June 10, 2013
Male reviewers and authors vastly outnumber female in UK publications
by Ariel Bogle
Here in the US, we’re familiar with the VIDA Count, an annual survey that compares the number of male and female book reviewers and authors covered in the press.
Now The Guardian has done the same in the UK. Choosing March 2013 as the sample month, their assessment of gender disparity in the British press largely reflects the often deplorable VIDA results. Of course, the numbers must be considered within the context of how soliciting books and writers for review works, not to mention, what publishing houses actually produce.
Nevertheless, at the risk of being accused of manufacturing outrage over a single month in the life of a publication, a number of the statistics were genuinely surprising.
In the month selected by The Guardian, the London Review of Books did not review a single work of female-authored fiction, nor did it publish a fiction review written by a woman, and neither did the Mail on Sunday. Only 11% of the LRB‘s non-fiction titles were by women, and only 12% of reviews were written by women. One wonders how such a drastic fact could have escaped an editor’s attention.
Writes John Dugdale in The Guardian,
“Just as imbalanced, against a backdrop of at least superficial equality in parts of the wider book world, are the percentages for authors reviewed, with the LRB (8.7%) and New Statesman (26.1%) reviewing fewest books by women, and female authors also one-third or less of those reviewed in the MoS (30.4%) and the FT (33.3%); though again some papers did better, with the Sunday Telegraph (55.2%), the Observer (52.1%) and the IoS (50%) all scoring 50% or more. And we are no better: in the Guardian, 44.9% of reviewers were women and 34.1% of books reviewed were by women.”
These numbers do not exist simply because men dominate the field as editors. In fact, the LRB is run by a woman, Mary-Kay Wilmers, who has edited the magazine since 1992. In addition, The Guardian, the Telegraph, and the Times all have female literary editors.
While overall the comparison is not drastic — 40.5% of books reviewed by all publications considered were by women — at some venues the numbers were certainly skewed, and it has little to do with their audience. Unless the LRB is now a lad’s magazine and no one told me.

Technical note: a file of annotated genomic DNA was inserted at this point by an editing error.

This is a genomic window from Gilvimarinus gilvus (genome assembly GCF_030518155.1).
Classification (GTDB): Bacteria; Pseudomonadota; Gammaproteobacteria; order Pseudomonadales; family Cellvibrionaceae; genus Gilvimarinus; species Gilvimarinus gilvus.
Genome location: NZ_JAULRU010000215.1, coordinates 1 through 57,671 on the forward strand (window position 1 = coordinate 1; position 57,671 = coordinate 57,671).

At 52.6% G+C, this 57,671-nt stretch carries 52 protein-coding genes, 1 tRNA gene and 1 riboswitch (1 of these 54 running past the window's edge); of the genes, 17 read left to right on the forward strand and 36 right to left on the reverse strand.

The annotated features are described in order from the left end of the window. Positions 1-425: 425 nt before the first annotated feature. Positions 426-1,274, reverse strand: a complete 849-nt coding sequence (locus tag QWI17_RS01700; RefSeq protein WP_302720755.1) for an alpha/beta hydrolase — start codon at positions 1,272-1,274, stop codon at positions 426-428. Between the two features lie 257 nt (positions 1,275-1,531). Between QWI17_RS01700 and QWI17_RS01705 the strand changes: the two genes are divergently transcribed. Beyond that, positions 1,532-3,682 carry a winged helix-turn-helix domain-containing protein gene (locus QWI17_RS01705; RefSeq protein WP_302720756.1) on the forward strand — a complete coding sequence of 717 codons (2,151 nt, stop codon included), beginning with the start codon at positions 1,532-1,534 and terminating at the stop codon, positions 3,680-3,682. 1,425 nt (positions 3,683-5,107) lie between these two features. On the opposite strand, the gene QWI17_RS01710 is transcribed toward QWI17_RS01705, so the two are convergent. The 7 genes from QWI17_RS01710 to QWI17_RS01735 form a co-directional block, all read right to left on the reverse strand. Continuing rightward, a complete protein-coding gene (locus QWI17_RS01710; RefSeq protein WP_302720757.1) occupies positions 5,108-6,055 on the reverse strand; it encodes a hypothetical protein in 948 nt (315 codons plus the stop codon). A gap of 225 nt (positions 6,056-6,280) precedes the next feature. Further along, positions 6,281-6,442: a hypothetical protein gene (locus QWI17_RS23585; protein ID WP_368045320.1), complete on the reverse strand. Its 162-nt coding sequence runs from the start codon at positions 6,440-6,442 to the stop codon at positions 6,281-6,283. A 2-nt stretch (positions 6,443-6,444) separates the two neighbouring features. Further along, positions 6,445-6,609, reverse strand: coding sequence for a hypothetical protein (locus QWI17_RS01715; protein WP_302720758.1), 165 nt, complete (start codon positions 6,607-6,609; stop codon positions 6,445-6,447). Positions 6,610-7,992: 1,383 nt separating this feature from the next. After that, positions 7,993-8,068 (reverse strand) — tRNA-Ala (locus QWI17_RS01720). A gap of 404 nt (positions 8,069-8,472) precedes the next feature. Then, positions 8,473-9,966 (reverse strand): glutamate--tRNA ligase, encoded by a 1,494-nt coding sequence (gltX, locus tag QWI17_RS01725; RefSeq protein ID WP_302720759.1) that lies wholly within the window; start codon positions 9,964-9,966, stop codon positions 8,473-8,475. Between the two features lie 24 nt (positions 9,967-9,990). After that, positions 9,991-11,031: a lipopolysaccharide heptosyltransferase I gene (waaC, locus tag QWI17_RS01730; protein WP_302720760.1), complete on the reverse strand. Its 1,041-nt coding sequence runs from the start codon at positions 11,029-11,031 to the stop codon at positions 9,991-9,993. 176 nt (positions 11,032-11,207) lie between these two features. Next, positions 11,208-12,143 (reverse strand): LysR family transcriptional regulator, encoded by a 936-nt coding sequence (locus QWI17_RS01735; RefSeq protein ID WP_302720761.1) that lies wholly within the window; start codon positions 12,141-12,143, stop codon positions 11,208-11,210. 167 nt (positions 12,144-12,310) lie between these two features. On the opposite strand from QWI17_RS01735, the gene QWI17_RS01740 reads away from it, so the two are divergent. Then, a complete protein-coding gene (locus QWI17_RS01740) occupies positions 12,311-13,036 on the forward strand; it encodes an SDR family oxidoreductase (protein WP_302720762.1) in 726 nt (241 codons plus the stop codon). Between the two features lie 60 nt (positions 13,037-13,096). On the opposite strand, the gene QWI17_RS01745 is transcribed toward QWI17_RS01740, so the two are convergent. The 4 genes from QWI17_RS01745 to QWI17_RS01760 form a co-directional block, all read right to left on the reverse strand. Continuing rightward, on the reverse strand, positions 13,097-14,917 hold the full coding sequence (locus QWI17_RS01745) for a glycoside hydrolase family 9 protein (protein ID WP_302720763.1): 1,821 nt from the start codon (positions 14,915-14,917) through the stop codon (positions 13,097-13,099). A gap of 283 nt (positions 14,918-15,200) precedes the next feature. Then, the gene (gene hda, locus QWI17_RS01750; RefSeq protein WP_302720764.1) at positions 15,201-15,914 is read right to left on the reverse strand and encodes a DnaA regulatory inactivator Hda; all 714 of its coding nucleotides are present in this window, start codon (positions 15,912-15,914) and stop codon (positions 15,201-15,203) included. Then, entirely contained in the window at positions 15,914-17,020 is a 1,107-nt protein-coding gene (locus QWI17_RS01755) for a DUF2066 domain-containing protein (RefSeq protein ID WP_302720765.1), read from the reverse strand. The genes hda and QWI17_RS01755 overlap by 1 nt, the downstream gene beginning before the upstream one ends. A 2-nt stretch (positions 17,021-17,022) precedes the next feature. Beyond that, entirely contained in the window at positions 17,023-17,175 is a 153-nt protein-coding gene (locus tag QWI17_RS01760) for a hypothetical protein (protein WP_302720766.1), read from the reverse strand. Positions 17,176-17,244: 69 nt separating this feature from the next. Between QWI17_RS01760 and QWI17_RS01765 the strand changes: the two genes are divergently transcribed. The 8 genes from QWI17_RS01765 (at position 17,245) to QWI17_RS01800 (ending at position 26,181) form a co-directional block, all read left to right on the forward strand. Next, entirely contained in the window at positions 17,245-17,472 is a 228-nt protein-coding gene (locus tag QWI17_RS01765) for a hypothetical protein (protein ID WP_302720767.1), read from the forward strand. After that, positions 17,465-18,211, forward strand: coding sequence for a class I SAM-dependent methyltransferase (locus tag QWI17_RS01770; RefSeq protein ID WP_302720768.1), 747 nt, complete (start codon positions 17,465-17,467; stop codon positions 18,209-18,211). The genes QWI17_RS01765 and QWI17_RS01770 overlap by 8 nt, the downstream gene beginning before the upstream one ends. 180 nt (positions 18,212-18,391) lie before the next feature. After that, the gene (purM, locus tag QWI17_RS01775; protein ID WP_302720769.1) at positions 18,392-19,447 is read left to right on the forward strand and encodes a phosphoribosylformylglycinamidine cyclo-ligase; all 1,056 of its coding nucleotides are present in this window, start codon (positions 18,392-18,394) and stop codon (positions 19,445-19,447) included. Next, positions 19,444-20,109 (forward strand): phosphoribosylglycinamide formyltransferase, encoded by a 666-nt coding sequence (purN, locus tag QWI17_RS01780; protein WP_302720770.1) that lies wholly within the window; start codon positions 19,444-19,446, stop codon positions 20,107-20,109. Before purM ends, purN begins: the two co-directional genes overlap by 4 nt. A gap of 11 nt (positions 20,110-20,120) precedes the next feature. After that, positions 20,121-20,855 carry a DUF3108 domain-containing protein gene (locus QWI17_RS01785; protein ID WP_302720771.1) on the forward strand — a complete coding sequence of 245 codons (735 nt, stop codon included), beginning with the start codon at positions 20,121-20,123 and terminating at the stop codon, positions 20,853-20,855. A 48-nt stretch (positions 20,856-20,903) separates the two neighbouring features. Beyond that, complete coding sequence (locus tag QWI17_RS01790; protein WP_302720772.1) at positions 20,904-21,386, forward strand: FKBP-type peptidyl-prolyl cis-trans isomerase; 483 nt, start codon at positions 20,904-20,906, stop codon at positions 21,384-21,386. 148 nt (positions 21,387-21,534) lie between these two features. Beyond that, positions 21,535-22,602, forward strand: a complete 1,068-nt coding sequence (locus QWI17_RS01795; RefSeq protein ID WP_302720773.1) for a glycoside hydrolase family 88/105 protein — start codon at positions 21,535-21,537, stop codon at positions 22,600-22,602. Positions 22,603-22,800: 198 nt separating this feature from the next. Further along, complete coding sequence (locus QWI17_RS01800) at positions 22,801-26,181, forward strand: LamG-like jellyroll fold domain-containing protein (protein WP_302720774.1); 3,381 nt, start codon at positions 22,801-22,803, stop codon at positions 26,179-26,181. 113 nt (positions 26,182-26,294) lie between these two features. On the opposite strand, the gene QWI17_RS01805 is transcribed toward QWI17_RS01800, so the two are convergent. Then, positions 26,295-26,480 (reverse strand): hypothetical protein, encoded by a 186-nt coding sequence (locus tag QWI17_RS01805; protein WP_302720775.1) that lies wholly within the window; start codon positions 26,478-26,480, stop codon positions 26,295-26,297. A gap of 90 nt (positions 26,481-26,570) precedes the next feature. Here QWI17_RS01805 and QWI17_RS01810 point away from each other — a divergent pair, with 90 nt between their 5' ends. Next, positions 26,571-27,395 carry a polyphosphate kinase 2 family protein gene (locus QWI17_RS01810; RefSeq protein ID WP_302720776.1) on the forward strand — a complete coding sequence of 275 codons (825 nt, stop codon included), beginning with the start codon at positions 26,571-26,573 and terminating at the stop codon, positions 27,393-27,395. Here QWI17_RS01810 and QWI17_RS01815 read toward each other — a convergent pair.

Of the many reasons that might explain such disparity, The Guardian‘s Alex Clark writes that although men are often asked to review well-known male and female authors, women are rarely asked to write about the leading pantheon of male authors.
“My own experience more or less supports this; I have reviewed books, mainly fiction, for more than 20 years but I’ve never been asked to review Martin Amis or Jonathan Franzen, although I’ve interviewed both in platform events. Make of that what you will: I wonder how much it is to do with organisers feeling that it will appear daringly counterintuitive, making it crystal clear that “this is not a macho boys’ club; we’ve got a chick in to do Martin”.”
Some might argue that the internet has been a great equalizer, and that blogs and places like GoodReads are where women, by far the greater readers, are finding their recommendations. Some women writers do not want the GoodReads territory, however, and may be actively seeking the status of Martin Amis or Richard Ford, as is their right. And it’s this status that is still conferred by the venerable literary press.
Clark’s idea that these numbers are influenced by a notion of “authority”, apparently in the sole possession of male writers, is convincing. As she writes, “What is it? Who confers it? If nobody does, can you summon it up and project it on to the outside world? Can you do this more easily if you are a man than if you are a woman?” In the UK, as in the US, the answer still seems to be yes.
Ariel Bogle is a former publicist at Melville House.